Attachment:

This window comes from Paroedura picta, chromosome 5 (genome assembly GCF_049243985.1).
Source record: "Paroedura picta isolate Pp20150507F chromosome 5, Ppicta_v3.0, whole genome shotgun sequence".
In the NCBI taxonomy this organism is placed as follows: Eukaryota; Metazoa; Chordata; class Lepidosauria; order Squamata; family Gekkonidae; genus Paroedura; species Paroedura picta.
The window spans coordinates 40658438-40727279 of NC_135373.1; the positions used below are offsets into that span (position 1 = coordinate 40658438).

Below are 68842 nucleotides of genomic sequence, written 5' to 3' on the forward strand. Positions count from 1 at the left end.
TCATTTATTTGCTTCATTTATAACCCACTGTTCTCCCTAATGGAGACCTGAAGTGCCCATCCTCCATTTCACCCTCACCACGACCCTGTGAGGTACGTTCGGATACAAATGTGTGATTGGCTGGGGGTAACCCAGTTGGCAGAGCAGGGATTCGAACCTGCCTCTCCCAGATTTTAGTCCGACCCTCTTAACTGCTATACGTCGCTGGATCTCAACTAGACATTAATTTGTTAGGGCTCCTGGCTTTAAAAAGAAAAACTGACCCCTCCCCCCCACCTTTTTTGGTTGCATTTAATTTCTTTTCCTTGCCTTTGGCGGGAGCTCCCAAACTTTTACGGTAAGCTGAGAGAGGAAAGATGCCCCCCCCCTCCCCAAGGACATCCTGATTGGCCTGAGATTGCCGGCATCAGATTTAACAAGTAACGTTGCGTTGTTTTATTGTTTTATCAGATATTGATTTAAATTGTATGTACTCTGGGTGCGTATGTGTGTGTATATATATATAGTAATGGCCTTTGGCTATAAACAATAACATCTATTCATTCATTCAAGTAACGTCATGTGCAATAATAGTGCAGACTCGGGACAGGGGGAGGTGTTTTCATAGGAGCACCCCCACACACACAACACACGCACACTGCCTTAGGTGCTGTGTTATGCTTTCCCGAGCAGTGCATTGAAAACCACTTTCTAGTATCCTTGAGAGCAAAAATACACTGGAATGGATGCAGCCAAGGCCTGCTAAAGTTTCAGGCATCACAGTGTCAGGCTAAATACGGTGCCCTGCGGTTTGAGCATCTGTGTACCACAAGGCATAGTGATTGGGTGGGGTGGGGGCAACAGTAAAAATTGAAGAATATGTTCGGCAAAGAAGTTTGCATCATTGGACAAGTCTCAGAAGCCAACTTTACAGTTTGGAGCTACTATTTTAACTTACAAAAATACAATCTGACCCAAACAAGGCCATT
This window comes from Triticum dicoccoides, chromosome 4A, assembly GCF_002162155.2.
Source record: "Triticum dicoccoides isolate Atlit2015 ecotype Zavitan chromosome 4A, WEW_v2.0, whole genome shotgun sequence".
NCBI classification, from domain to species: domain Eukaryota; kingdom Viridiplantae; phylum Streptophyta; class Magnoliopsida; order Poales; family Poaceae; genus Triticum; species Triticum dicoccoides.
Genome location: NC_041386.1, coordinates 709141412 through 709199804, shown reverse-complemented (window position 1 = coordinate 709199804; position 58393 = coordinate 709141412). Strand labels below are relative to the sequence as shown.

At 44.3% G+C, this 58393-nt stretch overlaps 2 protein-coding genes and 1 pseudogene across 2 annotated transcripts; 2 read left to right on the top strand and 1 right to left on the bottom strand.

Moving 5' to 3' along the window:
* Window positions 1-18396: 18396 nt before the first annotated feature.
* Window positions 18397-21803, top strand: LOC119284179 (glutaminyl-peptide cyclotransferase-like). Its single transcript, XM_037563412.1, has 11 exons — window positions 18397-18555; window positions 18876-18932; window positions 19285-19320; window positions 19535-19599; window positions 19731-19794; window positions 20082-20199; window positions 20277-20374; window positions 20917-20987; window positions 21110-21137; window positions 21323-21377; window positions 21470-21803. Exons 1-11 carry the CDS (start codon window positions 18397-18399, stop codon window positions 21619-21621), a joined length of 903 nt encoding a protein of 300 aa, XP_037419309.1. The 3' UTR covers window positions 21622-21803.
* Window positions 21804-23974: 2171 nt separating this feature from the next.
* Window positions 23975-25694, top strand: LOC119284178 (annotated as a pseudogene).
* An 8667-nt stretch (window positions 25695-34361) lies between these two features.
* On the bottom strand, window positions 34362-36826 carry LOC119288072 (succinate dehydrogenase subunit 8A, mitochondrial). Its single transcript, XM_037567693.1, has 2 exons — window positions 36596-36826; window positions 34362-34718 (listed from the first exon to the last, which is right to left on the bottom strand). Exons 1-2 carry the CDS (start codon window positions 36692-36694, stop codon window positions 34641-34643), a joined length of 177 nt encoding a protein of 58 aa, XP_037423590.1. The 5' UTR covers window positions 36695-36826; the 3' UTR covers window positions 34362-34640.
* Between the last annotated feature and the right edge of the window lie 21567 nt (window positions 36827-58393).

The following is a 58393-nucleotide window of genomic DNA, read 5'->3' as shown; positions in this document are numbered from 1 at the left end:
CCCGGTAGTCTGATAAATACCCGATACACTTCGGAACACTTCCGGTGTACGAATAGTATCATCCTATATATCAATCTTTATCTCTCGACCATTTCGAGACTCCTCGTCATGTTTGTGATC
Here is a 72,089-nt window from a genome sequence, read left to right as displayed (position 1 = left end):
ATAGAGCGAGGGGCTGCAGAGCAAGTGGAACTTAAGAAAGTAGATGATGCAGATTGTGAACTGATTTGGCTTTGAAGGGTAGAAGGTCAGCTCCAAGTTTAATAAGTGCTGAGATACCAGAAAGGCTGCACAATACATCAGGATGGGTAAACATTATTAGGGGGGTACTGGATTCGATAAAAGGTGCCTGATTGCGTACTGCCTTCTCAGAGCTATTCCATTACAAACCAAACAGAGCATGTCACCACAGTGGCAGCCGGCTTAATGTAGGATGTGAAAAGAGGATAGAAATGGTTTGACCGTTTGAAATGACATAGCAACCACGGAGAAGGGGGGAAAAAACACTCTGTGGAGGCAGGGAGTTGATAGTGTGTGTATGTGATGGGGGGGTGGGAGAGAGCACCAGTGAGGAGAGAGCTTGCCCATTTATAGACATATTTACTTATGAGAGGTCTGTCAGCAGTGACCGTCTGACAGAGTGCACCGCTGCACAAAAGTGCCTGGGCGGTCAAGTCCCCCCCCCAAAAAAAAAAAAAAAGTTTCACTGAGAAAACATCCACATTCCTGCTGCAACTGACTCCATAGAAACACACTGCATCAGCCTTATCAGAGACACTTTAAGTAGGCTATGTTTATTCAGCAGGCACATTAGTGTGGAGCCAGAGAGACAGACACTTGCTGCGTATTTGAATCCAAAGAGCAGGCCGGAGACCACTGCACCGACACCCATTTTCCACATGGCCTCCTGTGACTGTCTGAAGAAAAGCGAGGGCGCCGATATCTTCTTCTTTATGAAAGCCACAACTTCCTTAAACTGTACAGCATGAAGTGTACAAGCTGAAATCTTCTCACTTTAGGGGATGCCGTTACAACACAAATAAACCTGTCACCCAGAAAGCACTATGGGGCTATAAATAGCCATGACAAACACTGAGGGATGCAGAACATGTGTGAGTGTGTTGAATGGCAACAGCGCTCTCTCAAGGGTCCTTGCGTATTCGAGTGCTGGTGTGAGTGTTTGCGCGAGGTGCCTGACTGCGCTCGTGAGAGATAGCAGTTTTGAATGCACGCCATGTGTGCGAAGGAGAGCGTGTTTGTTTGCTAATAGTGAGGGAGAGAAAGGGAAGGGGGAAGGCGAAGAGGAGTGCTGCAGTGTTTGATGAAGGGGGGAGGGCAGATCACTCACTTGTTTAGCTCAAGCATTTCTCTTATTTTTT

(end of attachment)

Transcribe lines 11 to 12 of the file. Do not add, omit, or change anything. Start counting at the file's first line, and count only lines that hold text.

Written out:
At 44.3% G+C, this 58393-nt stretch overlaps 2 protein-coding genes and 1 pseudogene across 2 annotated transcripts; 2 read left to right on the top strand and 1 right to left on the bottom strand.

Moving 5' to 3' along the window: